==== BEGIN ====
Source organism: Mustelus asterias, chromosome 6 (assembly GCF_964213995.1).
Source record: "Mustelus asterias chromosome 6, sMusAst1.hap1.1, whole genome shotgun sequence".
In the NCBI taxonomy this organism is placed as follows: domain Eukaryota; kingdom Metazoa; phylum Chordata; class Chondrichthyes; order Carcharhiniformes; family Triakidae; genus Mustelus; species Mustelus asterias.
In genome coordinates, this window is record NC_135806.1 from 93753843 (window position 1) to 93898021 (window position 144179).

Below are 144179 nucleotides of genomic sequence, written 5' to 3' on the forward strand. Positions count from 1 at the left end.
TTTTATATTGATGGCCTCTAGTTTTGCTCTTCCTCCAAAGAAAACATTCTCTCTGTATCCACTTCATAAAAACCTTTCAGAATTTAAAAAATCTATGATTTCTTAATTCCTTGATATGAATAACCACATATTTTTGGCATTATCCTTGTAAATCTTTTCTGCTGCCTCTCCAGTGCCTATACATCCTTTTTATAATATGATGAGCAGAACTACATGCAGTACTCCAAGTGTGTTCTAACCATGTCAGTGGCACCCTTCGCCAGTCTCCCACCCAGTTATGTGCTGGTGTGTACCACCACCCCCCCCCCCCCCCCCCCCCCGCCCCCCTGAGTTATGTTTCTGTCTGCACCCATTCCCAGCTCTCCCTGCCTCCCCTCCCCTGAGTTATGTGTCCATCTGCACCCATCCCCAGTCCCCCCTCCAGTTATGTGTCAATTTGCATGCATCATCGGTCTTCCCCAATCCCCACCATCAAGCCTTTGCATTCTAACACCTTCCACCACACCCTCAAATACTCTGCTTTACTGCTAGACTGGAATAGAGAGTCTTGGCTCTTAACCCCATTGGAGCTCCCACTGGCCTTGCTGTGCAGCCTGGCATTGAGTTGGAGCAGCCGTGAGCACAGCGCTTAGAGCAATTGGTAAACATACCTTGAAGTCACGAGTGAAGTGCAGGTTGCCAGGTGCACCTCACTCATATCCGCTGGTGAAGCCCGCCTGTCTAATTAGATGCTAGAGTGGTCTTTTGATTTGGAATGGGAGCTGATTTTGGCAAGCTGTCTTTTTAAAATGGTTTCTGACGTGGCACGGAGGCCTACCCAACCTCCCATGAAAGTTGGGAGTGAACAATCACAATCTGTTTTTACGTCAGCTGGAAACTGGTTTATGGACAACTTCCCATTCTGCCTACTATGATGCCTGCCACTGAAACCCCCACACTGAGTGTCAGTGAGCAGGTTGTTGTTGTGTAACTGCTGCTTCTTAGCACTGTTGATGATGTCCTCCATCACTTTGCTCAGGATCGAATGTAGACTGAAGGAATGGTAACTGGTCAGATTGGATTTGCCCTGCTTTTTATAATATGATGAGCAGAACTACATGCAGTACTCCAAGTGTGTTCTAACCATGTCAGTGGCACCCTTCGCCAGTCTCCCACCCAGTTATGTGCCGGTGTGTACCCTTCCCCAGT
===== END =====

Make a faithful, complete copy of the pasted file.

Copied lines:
Source organism: Mustelus asterias, chromosome 6 (assembly GCF_964213995.1).
Source record: "Mustelus asterias chromosome 6, sMusAst1.hap1.1, whole genome shotgun sequence".
In the NCBI taxonomy this organism is placed as follows: domain Eukaryota; kingdom Metazoa; phylum Chordata; class Chondrichthyes; order Carcharhiniformes; family Triakidae; genus Mustelus; species Mustelus asterias.
In genome coordinates, this window is record NC_135806.1 from 93753843 (window position 1) to 93898021 (window position 144179).

Below are 144179 nucleotides of genomic sequence, written 5' to 3' on the forward strand. Positions count from 1 at the left end.
TTTTATATTGATGGCCTCTAGTTTTGCTCTTCCTCCAAAGAAAACATTCTCTCTGTATCCACTTCATAAAAACCTTTCAGAATTTAAAAAATCTATGATTTCTTAATTCCTTGATATGAATAACCACATATTTTTGGCATTATCCTTGTAAATCTTTTCTGCTGCCTCTCCAGTGCCTATACATCCTTTTTATAATATGATGAGCAGAACTACATGCAGTACTCCAAGTGTGTTCTAACCATGTCAGTGGCACCCTTCGCCAGTCTCCCACCCAGTTATGTGCTGGTGTGTACCACCACCCCCCCCCCCCCCCCCCCCCCGCCCCCCTGAGTTATGTTTCTGTCTGCACCCATTCCCAGCTCTCCCTGCCTCCCCTCCCCTGAGTTATGTGTCCATCTGCACCCATCCCCAGTCCCCCCTCCAGTTATGTGTCAATTTGCATGCATCATCGGTCTTCCCCAATCCCCACCATCAAGCCTTTGCATTCTAACACCTTCCACCACACCCTCAAATACTCTGCTTTACTGCTAGACTGGAATAGAGAGTCTTGGCTCTTAACCCCATTGGAGCTCCCACTGGCCTTGCTGTGCAGCCTGGCATTGAGTTGGAGCAGCCGTGAGCACAGCGCTTAGAGCAATTGGTAAACATACCTTGAAGTCACGAGTGAAGTGCAGGTTGCCAGGTGCACCTCACTCATATCCGCTGGTGAAGCCCGCCTGTCTAATTAGATGCTAGAGTGGTCTTTTGATTTGGAATGGGAGCTGATTTTGGCAAGCTGTCTTTTTAAAATGGTTTCTGACGTGGCACGGAGGCCTACCCAACCTCCCATGAAAGTTGGGAGTGAACAATCACAATCTGTTTTTACGTCAGCTGGAAACTGGTTTATGGACAACTTCCCATTCTGCCTACTATGATGCCTGCCACTGAAACCCCCACACTGAGTGTCAGTGAGCAGGTTGTTGTTGTGTAACTGCTGCTTCTTAGCACTGTTGATGATGTCCTCCATCACTTTGCTCAGGATCGAATGTAGACTGAAGGAATGGTAACTGGTCAGATTGGATTTGCCCTGCTTTTTATAATATGATGAGCAGAACTACATGCAGTACTCCAAGTGTGTTCTAACCATGTCAGTGGCACCCTTCGCCAGTCTCCCACCCAGTTATGTGCCGGTGTGTACCCTTCCCCAGT